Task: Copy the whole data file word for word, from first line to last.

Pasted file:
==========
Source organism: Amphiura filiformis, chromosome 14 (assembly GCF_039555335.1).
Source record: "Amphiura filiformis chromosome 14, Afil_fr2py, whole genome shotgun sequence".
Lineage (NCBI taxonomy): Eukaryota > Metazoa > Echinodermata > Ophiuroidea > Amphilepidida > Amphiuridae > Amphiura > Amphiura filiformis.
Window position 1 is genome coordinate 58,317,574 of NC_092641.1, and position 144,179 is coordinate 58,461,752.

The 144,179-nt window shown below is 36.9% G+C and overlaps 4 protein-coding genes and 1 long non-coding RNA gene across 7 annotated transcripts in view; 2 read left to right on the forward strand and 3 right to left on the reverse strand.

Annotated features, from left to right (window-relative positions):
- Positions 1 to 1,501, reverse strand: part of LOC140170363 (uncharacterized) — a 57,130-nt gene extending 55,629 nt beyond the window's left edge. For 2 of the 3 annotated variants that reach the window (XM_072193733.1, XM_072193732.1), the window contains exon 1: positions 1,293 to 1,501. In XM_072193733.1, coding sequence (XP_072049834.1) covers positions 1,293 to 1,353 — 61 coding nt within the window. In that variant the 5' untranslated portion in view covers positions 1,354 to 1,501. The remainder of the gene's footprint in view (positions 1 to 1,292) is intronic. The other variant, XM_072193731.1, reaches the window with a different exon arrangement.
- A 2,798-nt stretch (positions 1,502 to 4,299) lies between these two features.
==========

Source organism: Amphiura filiformis, chromosome 14 (assembly GCF_039555335.1).
Source record: "Amphiura filiformis chromosome 14, Afil_fr2py, whole genome shotgun sequence".
Lineage (NCBI taxonomy): Eukaryota > Metazoa > Echinodermata > Ophiuroidea > Amphilepidida > Amphiuridae > Amphiura > Amphiura filiformis.
Window position 1 is genome coordinate 58,317,574 of NC_092641.1, and position 144,179 is coordinate 58,461,752.

The 144,179-nt window shown below is 36.9% G+C and overlaps 4 protein-coding genes and 1 long non-coding RNA gene across 7 annotated transcripts in view; 2 read left to right on the forward strand and 3 right to left on the reverse strand.

Annotated features, from left to right (window-relative positions):
- Positions 1 to 1,501, reverse strand: part of LOC140170363 (uncharacterized) — a 57,130-nt gene extending 55,629 nt beyond the window's left edge. For 2 of the 3 annotated variants that reach the window (XM_072193733.1, XM_072193732.1), the window contains exon 1: positions 1,293 to 1,501. In XM_072193733.1, coding sequence (XP_072049834.1) covers positions 1,293 to 1,353 — 61 coding nt within the window. In that variant the 5' untranslated portion in view covers positions 1,354 to 1,501. The remainder of the gene's footprint in view (positions 1 to 1,292) is intronic. The other variant, XM_072193731.1, reaches the window with a different exon arrangement.
- A 2,798-nt stretch (positions 1,502 to 4,299) lies between these two features.